Hey TomWaits, I do think the negative match is working correctly now. I believe it was fixed by the end of the day Friday (Pacific time).

I'm not sure if switching from broad to phrase matching gives credit for previous CTR. In another thread, one other person thought they lost their previous CTR, but another poster said things didn't change for them. I'll be happy to ask about that.

Shak




msg:1122850
 5:40 pm on Oct 13, 2003 (gmt 0)

I would really like some feedback on this from some PPC bid managers acting in capacity of handling various accounts.

The few who I have spoken are not in the slightest bit worried, and the reason given was.

Broad match, whats that then :)

so is it me, or does anyone else wonder, what's going on, surely if those guys dont do broad match, what the hell is going on with the rest of the people in this thread.

Shak

TomWaits




msg:1122851
 5:48 pm on Oct 13, 2003 (gmt 0)

so is it me, or does anyone else wonder, what's going on, surely if those guys dont do broad match, what the hell is going on with the rest of the people in this thread.

It's just you. Everyone else is having differing levels of adjustment and problems.

roitracker




msg:1122852
 6:50 pm on Oct 13, 2003 (gmt 0)

The few who I have spoken are not in the slightest bit worried, and the reason given was.

Broad match, whats that then

It's easy to be complacent when it's someone else's money you're playing with.

1. Average CPC has increased across the board.
2. CTR & ROI are not nearly as predictable as before.

webdiversity




msg:1122853
 7:06 pm on Oct 13, 2003 (gmt 0)

Broad match...... never do it, but it does throw up a whole new set of potential problems.

CTR will suffer as the casual advertiser who set up their accounts with broad match by default end up being shown for some searches that will be relevant and a lot that won't.

Those that use exact and phrase will find in the early days they will need to pay more to compete or sit tight and ride out the short storm that brews in the bakground.

In some instances the results will be OK, but generally speaking ROI will drop. The reason results will appear OK is that if you did broad match and nothing else then you will see an increase in the number of clicks per day.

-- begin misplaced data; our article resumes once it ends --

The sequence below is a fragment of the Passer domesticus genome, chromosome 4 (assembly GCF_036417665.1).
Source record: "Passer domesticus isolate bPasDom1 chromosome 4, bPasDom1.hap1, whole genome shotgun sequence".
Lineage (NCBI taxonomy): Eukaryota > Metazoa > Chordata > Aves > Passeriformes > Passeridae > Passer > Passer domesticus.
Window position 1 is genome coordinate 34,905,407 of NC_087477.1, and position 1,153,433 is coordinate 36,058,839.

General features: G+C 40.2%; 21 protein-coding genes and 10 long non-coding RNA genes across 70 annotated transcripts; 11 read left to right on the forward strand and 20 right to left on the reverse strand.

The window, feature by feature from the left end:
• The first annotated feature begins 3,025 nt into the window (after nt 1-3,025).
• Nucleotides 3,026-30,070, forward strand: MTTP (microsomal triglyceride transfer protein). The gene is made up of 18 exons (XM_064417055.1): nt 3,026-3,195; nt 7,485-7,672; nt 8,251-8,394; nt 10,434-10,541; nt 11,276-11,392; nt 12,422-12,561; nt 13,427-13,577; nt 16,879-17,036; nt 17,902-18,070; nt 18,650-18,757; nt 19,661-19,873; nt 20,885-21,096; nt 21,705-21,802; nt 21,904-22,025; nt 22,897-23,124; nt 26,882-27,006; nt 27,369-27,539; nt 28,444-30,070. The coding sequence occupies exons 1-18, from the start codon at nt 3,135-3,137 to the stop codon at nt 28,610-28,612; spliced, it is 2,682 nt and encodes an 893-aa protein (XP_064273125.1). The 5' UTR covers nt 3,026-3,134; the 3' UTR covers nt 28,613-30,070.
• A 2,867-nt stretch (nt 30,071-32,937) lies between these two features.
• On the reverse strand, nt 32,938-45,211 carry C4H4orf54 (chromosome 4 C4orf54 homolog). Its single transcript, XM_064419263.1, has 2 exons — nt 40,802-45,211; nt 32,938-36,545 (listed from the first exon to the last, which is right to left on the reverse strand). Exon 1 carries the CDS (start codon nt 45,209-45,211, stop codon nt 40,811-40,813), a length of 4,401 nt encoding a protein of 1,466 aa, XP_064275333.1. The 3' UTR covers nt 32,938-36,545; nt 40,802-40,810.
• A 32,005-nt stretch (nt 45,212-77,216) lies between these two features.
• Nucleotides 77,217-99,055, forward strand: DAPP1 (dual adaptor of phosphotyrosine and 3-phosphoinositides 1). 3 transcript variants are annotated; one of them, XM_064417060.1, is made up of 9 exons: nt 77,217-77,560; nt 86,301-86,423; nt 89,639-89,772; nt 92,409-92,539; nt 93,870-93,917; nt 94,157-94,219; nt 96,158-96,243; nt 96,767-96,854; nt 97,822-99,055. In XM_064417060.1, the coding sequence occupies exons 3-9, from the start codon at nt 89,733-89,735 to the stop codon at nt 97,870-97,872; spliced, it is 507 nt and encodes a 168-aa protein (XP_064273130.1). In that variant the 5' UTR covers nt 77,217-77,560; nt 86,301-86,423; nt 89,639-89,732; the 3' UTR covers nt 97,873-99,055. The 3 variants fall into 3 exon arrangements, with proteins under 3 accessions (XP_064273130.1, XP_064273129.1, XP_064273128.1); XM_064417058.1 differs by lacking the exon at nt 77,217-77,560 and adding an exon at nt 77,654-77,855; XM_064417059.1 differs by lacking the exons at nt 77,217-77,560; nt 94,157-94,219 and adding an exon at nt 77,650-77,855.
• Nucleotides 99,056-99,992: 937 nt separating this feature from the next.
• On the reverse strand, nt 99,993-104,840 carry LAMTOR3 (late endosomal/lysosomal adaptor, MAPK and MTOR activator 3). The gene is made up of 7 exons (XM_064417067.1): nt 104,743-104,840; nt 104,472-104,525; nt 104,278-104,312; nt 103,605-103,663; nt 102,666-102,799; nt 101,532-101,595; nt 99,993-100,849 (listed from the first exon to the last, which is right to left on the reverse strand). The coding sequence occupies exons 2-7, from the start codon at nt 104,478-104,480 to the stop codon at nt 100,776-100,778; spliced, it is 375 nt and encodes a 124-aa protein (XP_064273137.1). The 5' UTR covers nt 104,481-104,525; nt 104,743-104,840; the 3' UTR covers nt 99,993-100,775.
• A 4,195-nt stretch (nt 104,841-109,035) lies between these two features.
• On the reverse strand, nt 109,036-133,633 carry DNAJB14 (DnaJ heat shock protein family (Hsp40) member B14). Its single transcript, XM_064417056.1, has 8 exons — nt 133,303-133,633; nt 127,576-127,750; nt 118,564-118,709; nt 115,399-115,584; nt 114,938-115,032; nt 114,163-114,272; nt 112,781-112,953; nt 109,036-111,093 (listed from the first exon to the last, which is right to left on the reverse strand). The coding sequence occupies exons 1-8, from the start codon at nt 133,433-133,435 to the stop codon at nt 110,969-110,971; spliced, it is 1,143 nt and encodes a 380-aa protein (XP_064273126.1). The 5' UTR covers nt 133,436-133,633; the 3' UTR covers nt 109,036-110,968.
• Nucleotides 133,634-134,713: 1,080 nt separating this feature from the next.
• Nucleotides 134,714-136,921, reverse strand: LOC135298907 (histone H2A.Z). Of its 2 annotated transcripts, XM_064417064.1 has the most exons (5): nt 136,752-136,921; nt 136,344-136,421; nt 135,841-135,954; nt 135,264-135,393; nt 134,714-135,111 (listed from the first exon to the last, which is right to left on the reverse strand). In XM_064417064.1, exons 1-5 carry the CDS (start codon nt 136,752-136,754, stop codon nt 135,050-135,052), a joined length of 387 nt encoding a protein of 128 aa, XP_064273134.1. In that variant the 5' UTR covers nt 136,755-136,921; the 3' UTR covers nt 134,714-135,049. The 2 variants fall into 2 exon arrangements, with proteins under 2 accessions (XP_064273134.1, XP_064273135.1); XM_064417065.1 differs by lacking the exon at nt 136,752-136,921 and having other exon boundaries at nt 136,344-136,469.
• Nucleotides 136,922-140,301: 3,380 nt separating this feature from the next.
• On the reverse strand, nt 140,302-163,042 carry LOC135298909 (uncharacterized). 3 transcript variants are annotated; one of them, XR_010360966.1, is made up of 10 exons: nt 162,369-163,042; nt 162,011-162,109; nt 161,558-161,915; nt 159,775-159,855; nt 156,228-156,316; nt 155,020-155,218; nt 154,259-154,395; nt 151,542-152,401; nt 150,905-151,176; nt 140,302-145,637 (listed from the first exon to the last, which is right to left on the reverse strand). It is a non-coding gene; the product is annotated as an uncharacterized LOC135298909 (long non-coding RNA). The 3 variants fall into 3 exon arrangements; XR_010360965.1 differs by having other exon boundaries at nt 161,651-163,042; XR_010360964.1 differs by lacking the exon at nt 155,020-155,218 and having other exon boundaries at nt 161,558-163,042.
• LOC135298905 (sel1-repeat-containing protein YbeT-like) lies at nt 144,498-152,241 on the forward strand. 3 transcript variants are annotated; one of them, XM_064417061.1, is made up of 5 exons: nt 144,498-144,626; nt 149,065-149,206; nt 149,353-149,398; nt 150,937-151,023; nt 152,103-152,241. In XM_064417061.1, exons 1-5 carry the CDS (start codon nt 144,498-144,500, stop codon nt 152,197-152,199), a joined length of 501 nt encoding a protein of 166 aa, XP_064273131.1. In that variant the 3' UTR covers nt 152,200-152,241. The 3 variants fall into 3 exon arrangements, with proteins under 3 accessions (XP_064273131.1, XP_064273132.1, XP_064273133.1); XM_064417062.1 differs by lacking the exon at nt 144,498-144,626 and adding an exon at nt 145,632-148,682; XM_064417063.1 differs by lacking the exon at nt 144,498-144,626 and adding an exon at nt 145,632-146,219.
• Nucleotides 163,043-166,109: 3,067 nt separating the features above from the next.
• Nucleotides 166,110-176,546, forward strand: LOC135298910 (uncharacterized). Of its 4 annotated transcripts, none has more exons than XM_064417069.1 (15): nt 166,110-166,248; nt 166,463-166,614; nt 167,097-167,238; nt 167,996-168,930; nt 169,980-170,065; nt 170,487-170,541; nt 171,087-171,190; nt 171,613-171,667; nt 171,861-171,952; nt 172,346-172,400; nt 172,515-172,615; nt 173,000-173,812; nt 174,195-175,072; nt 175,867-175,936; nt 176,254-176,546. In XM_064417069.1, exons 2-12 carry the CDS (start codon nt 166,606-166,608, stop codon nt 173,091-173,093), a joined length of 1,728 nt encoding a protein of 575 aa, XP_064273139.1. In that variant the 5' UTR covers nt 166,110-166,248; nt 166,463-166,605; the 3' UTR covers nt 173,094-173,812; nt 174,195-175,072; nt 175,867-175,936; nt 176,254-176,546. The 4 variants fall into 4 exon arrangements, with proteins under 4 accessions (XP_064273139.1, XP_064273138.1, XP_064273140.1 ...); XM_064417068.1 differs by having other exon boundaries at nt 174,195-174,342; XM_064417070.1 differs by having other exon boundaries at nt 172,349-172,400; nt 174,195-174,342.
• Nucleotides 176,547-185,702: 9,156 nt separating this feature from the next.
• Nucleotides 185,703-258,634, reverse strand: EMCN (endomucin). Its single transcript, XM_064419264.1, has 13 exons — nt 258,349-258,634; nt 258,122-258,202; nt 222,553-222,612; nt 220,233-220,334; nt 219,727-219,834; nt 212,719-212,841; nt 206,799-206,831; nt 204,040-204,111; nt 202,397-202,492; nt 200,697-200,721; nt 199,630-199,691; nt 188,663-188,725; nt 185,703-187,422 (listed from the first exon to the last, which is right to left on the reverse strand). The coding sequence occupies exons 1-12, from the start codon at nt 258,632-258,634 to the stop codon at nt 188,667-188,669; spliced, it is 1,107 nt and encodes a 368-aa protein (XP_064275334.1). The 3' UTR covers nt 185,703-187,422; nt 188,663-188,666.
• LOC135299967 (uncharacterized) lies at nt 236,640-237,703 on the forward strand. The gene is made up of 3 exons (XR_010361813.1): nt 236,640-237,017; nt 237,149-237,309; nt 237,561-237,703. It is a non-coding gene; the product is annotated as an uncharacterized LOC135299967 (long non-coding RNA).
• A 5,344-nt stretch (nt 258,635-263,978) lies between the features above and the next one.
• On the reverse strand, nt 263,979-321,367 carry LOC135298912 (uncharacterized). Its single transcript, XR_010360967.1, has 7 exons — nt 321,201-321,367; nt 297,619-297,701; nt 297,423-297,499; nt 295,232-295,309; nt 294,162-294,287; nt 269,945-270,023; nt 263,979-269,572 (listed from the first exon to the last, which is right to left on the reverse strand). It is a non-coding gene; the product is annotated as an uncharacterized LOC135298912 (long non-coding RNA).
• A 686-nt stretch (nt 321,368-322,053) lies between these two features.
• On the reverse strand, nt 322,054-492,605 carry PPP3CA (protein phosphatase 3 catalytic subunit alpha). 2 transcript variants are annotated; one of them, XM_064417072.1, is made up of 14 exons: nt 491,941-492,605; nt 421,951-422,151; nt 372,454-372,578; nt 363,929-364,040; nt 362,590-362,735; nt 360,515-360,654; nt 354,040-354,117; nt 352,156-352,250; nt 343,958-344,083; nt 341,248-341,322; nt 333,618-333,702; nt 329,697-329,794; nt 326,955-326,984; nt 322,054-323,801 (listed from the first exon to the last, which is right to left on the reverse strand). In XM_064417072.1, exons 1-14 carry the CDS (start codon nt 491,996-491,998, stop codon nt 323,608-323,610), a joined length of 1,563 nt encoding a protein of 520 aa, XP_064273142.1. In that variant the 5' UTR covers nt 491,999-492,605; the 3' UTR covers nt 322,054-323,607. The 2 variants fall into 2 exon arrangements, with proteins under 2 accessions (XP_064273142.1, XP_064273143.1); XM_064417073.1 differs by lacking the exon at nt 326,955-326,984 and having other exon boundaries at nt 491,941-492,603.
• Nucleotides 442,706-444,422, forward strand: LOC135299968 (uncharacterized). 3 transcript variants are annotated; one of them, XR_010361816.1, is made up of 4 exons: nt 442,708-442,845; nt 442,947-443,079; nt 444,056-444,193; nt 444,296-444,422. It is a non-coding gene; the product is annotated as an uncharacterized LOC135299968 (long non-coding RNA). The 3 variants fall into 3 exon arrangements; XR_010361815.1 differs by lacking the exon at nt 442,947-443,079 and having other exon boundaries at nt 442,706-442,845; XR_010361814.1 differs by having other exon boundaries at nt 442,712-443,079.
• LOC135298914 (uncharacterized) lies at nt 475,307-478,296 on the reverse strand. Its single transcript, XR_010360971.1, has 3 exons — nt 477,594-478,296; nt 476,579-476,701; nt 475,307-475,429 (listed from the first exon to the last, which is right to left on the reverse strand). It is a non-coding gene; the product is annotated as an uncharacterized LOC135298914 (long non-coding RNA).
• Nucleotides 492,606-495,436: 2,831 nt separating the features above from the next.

I'm certainly not worried about it, but it needs to be watched.

Shak




msg:1122854
 7:10 pm on Oct 13, 2003 (gmt 0)

roitracker

I wouldnt be seen dead talking to bid managers like that, I am referring to guys who reduce CPCs, while increasing CTR, resulting in better ROI.

webdiversity

You were on my list of people to call, but the person before you on the list has a much sexier voice, so completely forgot, sorry mate :)

Shak

seasalt




msg:1122855
 7:28 pm on Oct 13, 2003 (gmt 0)

GoogleGuy or AWA:

Who should appear first in AdWords in the following situation where a Google user is searching for handmade red widgets:

Advertiser #1
keyword: [handmade red widgets] -- (exact match)
bid: $0.34

Advertiser #2
keyword: widgets -- (newly broad matched)
bid: $0.61

Advertiser #1 would generally have more relevancy (a basic Google tenet).

Is there any provision going forward for additional "points" for exact keyword relevancy just like there is currently a boost for a higher CTR (another form of relevancy)?

Is it only just a matter of time before advertiser #2 potentially falls back or is removed because of lower CTR despite a higher bid?

seasalt

Furmanov




msg:1122856
 8:26 pm on Oct 13, 2003 (gmt 0)

so is it me, or does anyone else wonder, what's going on, surely if those guys dont do broad match, what the hell is going on with the rest of the people in this thread.

it depends... for some type of businesses (as mine) the old good broad match was the solution. The choice was keyword1+keyword2 /broad match/ +100-200 negatives or 2.000-4.000 phrase matches per ad. Sure if i knew that broad match would become even broader I'd do thousands of phrase matches but...

time costs too, especially for a small business. When you calculate your roi you should also take into consideration the time spent building the campaign

old broad match + negatives worked very well for us, I was proud of the ctr and roi we had in september

well, looks like now I have to re-learn using adwords

[edited by: Furmanov at 10:11 pm (utc) on Oct. 13, 2003]

Furmanov




msg:1122857
 8:39 pm on Oct 13, 2003 (gmt 0)

Shak,